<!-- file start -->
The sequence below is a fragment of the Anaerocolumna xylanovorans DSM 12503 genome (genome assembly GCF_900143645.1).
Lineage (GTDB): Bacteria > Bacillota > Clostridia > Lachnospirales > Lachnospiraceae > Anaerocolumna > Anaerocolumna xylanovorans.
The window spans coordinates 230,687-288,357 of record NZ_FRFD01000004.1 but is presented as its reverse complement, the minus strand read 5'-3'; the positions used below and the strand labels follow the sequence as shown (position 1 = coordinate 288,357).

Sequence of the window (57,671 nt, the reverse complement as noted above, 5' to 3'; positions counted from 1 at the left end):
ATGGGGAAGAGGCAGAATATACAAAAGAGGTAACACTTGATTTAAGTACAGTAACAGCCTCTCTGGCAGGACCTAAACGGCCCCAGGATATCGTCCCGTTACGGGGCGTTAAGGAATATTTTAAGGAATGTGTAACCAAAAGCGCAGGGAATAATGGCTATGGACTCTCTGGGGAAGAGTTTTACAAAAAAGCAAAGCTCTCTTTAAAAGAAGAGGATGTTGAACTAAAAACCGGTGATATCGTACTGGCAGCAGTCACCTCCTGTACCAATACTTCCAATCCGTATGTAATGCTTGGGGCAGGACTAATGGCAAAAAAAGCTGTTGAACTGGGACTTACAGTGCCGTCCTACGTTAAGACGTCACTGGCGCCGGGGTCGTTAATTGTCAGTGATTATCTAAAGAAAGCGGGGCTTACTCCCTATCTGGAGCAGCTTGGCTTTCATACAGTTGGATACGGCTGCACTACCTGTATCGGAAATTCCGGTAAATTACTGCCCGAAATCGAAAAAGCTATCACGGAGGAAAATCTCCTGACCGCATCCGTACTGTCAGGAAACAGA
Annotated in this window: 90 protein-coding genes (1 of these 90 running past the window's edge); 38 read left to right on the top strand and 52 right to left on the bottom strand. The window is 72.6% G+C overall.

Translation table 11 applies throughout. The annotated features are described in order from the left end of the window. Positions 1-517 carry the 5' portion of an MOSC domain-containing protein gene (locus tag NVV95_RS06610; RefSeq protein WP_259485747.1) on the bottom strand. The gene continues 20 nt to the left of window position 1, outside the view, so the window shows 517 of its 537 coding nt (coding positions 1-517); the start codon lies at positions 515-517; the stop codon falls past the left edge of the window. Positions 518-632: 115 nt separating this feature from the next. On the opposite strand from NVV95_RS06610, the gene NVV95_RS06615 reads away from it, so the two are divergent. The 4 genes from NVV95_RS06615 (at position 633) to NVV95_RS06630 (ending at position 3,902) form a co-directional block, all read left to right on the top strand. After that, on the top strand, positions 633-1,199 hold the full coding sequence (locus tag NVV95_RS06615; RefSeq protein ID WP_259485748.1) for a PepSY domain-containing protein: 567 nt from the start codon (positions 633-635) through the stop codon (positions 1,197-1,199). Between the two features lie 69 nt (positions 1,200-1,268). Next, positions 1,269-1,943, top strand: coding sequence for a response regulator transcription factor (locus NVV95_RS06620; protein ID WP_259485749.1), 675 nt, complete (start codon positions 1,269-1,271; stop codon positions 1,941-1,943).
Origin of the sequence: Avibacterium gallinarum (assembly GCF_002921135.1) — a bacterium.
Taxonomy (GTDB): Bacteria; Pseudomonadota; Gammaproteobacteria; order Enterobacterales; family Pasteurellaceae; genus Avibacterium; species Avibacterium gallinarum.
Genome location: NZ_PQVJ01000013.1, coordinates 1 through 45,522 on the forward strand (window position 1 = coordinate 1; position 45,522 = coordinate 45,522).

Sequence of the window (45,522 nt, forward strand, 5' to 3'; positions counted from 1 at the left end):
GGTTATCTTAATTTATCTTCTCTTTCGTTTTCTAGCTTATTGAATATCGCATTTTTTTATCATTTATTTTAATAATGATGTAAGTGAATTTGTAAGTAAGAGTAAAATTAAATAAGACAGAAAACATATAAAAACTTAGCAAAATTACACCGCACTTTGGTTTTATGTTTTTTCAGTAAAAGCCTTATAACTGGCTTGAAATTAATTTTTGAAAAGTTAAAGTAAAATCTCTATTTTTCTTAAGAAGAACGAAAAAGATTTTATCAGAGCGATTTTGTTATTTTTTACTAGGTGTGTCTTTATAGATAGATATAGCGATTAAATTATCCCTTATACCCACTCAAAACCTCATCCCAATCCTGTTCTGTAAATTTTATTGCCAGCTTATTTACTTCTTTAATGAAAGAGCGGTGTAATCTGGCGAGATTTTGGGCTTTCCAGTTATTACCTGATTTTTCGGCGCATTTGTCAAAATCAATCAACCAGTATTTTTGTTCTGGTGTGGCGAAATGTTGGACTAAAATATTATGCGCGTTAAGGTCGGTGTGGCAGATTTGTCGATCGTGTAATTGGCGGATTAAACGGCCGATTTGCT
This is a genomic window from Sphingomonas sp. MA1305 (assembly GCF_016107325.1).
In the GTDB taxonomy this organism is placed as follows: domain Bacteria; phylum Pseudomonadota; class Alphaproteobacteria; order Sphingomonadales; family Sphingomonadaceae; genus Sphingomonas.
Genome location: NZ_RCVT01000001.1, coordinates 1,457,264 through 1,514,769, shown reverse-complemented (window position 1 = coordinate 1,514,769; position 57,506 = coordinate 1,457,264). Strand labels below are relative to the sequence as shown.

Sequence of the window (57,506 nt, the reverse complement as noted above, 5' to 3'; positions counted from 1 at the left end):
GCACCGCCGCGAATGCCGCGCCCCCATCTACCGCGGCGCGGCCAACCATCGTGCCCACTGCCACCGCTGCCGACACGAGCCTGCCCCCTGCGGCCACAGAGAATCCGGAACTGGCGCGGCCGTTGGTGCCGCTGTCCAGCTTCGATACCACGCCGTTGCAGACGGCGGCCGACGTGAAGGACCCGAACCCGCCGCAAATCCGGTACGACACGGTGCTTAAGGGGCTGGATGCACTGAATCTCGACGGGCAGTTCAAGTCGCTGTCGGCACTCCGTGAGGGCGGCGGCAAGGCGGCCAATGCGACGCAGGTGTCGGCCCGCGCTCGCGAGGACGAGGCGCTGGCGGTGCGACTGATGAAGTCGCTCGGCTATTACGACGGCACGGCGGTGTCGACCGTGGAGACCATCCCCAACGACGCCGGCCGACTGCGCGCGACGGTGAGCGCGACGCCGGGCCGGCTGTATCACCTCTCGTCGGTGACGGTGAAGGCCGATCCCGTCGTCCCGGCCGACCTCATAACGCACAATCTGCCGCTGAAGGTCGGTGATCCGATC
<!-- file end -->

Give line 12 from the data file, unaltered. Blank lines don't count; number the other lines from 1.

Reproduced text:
GGTTATCTTAATTTATCTTCTCTTTCGTTTTCTAGCTTATTGAATATCGCATTTTTTTATCATTTATTTTAATAATGATGTAAGTGAATTTGTAAGTAAGAGTAAAATTAAATAAGACAGAAAACATATAAAAACTTAGCAAAATTACACCGCACTTTGGTTTTATGTTTTTTCAGTAAAAGCCTTATAACTGGCTTGAAATTAATTTTTGAAAAGTTAAAGTAAAATCTCTATTTTTCTTAAGAAGAACGAAAAAGATTTTATCAGAGCGATTTTGTTATTTTTTACTAGGTGTGTCTTTATAGATAGATATAGCGATTAAATTATCCCTTATACCCACTCAAAACCTCATCCCAATCCTGTTCTGTAAATTTTATTGCCAGCTTATTTACTTCTTTAATGAAAGAGCGGTGTAATCTGGCGAGATTTTGGGCTTTCCAGTTATTACCTGATTTTTCGGCGCATTTGTCAAAATCAATCAACCAGTATTTTTGTTCTGGTGTGGCGAAATGTTGGACTAAAATATTATGCGCGTTAAGGTCGGTGTGGCAGATTTGTCGATCGTGTAATTGGCGGATTAAACGGCCGATTTGCT